I left the pipe to sit overnight. When I came back the next day, the salt and cotton wool had both turned from white to brown.
I dumped out the salt and removed the cotton wool from the stummel and ran a pipe cleaner through it to clear any rogue salt crystals. Then I used a scrap of sandpaper to smooth out a nick on the inner edge of the chamber rim. The nick was deeper than I had originally thought, so I sanded a small bevel into the briar to restore the roundness of the rim.
I followed up the internal cleaning with a scrub of the stummel’s exterior with Murphy’s Oil Soap and a toothbrush. Quite a bit of the old stain came away, along with accumulated dirt, grease and old wax, but the paint remained, embedded in the nooks and crannies of the sandblast.
Neither alcohol nor acetone had much effect on the old paint, so I settled in for what turned out to be close to 30 minutes of careful, tedious work to remove the paint manually. I used my dental pick to loosen the drops of paint, then scrub the area gently with a brass bristle brush. A final wipe-down with alcohol on a cotton pad cleared away the remaining dust and debris.
Before staining the now clean briar, I wanted to address an odd groove cut into the side of the shank. The mark is clearly an error as it cuts through the ridges of the sandblast finish. I hoped to be able to improve the pipe’s overall appearance with some restoration magic.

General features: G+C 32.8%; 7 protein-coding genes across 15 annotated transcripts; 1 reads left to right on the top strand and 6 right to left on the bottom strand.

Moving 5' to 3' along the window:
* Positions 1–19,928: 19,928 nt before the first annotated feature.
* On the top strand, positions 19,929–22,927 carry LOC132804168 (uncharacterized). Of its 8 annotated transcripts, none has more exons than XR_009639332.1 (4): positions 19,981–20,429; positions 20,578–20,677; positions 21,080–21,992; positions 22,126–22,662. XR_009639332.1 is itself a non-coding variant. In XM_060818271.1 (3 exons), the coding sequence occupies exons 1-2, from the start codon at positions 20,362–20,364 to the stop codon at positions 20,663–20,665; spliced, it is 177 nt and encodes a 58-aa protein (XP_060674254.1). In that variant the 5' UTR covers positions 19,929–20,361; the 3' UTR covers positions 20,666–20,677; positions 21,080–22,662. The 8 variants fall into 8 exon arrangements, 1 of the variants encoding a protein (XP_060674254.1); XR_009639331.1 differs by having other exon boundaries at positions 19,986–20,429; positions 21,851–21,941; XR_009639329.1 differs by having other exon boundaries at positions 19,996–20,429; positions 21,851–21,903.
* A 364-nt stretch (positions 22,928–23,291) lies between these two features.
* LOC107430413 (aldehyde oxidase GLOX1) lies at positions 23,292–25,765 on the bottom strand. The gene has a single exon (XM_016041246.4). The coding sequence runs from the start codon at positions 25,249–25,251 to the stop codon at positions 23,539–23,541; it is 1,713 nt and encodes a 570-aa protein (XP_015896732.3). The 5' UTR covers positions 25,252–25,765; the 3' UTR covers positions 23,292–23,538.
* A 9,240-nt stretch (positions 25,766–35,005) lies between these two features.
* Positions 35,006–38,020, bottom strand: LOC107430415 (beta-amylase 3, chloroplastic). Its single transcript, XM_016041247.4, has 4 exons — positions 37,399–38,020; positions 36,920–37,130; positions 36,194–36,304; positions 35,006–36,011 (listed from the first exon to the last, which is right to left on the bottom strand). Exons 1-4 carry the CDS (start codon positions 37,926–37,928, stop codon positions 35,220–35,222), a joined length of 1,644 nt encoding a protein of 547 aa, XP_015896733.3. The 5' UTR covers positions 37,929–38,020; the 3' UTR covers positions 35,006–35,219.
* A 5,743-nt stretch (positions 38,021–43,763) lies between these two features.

To accomplish my goal, I first overfilled the damaged area with thick CA glue mixed with briar dust. I let he patch cure completely before using a small carving burr in my rotary tool to remove the excess patch material and blend the repair into the surrounding sandblast.
A quick hit with the wire brush and a bit of sandpaper took the sharp edges off the freshly carved patch and blended it further into the surrounding briar. I then applied a generous coat of Fiebing’s Black leather dye to the repaired stummel. When it was dry, I hand-buffed the briar with an old towel to remove the excess dye, then applied a coat of mineral oil to inject some moisture and deepen the finish.
Just before heading to the buffing wheel, I cleaned up the shank cap with a jeweller’s cloth and glued it in place on the end of the shank.
I finished this restoration by buffing the new stem with both Tripoli and White Diamond compounds before giving the entire pipe several light coats of Carnauba wax to shine and protect the new finish, taking are not to pack excess wax into the sandblasted finish.
This old English basket pipe is transformed by its time on the worktable. The briar, clean and refinished, glows with vitality and the new stem, besides being complete and undamaged, shines invitingly next to the polished shank cap.
Imperfections remain, of course. The shank cap has a few small dents and dings, and the outer edges of the rim have been knocked down a bit in places, but I think some signs of age and character are acceptable in this case.
If anyone would like to add this English faux-Army Billiard to their rack, it is available on the Pipe Inventory page now. I think it would make a great first briar or a great companion for shop or yard work.
Thanks for following along with me on this estate pipe refurbishment. Until next time, Happy Piping!
Here’s the finished pipe.